Welcome to The Whole Phil podcast, I am your host, Phil Reese, the DJ, that's my Facebook name, Really Phil Reese, that's my Twitter, Phillip J Reese, that's my Instagram, my dot com and my real life. This is the podcast where you get your whole Phil. I talk about whatever I want, with whomever I want, and do whatever I want, because there's no rules, no format, and no fucking censors (sorry Mom).
Thanks for joining me today, Sunday, December 15. Let me tell you a little about me, I'm a loving, lovable, fat, hairy, queer, inked, sober, spiritual, vegetarian, feminist radical leftist web developer, video producer and deejay in DC. Now that you know a little about me and where we are, let me know a little about you. Tweet me, at reallyphilreese, I'd love to meet you. Let's start the show.
Today's show is about some of the most common people you encounter every day. Service workers. At the coffee shop, at the door of your office building, at the diner, the pharmacy, the grocery store, the 7-11. Bus conductors, Uber drivers, door people, coat checks, receptionists, bank tellers: we usually encounter service workers multiple times every day. Though they are usually paid not much more than minimum wage, and have little to no power, these people are the public faces of the institutions and systems they work for, the sentries at the gates. Because of this, all the feelings that the public has about their employers gets aimed squarely at these people. More than that, many people pile their own personal shit on service workers. Having a bad day, and feeling powerless? Maybe a few minutes of talking down to a McDonald's cashier because the second nugget sauce isn't free will make you feel like a big man.
Service work is incredibly hard, unrewarding and underappreciated. Things amp up at the holidays. This is an incredibly stressful time for all people, but many of us forget service workers are people and pile our anxieties right on them instead of going to get some badly needed therapy for our control and self esteem issues.
People who have worked in service in the past, but no longer do, can be some of the worst. They seem to fantasize that despite being fired as a busser from four questionable quality diners, and a short six month stint as a bank teller who conveniently forgot how to math, that they were the paragon of the customer service workers, and therefore are justified in having impeccable standards. Just yuck.
Food service provided the absolute worst situation for these workers. Because they are beholden to tips to be able to earn a living wage, they are forced to put up with absolutely inhumane treatment or risk homelessness.
People who know this and sadistically take advantage of it have their own special circle in hell, trust.
While tip culture should be banished, as everyone deserves a living wage REGARDLESS of how slow you perceive they brought you your triple espresso, I'm not so naive to think it's going anywhere anytime soon. So if you live somewhere where servers are paid differently than cooks, it doesn't matter how bad you perceive your service to have been, that 20% minimum tip is part of the cost of that meal you bought. Leave it every time.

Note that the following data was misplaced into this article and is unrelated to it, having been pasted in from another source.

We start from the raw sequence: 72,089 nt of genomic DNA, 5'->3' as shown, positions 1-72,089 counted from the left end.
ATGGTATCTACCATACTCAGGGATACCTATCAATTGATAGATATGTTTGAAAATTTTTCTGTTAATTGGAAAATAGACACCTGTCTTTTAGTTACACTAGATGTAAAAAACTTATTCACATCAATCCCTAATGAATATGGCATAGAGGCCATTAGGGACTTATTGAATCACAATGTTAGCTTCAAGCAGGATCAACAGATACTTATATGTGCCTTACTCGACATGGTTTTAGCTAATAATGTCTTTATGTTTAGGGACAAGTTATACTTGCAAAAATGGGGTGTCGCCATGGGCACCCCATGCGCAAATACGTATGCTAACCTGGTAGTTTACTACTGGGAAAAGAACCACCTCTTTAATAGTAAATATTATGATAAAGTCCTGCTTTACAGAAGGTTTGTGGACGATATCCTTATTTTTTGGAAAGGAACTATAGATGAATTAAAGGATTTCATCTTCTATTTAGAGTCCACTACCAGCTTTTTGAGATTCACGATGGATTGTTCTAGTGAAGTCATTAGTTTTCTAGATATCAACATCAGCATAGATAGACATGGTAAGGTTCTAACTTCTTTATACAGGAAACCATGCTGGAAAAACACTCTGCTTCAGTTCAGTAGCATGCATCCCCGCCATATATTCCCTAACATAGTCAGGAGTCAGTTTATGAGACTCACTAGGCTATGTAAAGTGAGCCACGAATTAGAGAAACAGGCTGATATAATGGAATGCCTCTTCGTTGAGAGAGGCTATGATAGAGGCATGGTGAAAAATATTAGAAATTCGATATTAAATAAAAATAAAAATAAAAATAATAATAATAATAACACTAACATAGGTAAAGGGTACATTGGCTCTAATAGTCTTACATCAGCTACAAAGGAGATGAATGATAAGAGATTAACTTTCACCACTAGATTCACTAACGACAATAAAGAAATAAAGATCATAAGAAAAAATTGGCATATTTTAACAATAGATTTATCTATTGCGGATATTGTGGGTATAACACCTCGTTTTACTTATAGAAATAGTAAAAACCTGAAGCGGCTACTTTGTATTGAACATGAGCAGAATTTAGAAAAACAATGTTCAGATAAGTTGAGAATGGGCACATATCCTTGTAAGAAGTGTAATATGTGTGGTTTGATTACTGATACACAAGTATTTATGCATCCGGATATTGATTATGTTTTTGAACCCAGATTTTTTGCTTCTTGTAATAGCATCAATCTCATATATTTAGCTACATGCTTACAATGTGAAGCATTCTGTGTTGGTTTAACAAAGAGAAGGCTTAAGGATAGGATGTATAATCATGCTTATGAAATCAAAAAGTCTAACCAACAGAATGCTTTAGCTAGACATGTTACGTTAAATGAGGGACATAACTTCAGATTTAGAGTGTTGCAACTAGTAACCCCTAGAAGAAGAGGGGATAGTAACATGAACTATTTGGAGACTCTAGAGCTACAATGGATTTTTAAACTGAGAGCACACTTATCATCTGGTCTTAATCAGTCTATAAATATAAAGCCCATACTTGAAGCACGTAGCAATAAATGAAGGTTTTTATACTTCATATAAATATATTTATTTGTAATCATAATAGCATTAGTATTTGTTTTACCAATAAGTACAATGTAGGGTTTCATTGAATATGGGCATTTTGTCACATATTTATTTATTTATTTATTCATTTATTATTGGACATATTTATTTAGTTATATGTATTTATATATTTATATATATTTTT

But even non-tip workers get shit on. It's important when we're interacting with the customer-facing component of an institution, that worker has no power over the rules of that institution. No matter how frustrated you are with whatever situation you are in, do not take it out on the service worker. Even at places as perennially as frustrating as the DMV -- hell especially in places as perennially frustrating as the DMV -- never take out your frustration on the customer service worker.
Also keep in mind service workers don't owe you a smile, don't owe you pithy conversation, and DEFINITELY don't need your flirting or innuendo. Keep things business, because this is business. If you want affection, get a pet.
Remember the last 50 people that the server just talked to were probably pretty shitty to them. Be different and don't expect anything more than what they're there to do: to perform a transaction with you and answer your questions. And even if you don't get the answers you want, don't take that out on the service worker.
Be polite, say please and thank you, don't pry into their personal life, don't try to be charming and don't make their day worse than it already is. And be reasonable
And as for ride shares, this is where I need to take my own advice. I can have incredibly unreasonable expectations for ride share drivers. I have no idea where this came from, and I'm working on it. But they are letting me ride in their car for under minimum wage in what we've come to learn is an incredibly shitty occupation. I have no business judging what they play on the radio, I have no business getting surly about talkativeness, or the temperature of the car. And if I know how to get where I am going better than anyone else, I should just get my own car and drive myself.
Be kind, professional and patient to service workers all the time no matter what. Unless they assault or demean you unprevoked, I have no reason to do anything else.
That's it for today. I want to give a late birthday shout out to my dad. Happy birthday. I hope you're enjoying the show. If you like what you hear, please subscribe wherever you listen to podcasts, just search Whole Phil or go to bit.ly/findwholephil, and do please drop me a rating on Apple podcasts or Google podcasts if you want me to keep this going. Tweet me at reallyphilreese with topic ideas you think I should cover. [Upcoming DJ gigs, JR's: Monday Dec 16, Thursday, Dec 19] Learn more about my upcoming DJ gigs at my website phillipjreese.com. And remember, be good to yourself, love yourself, and we're all in this together.
Support Whole Phil by donating to their Tip Jar: https://tips.pinecast.com/jar/whole-phil
Find out more at https://whole-phil.pinecast.co
This podcast is powered by Pinecast.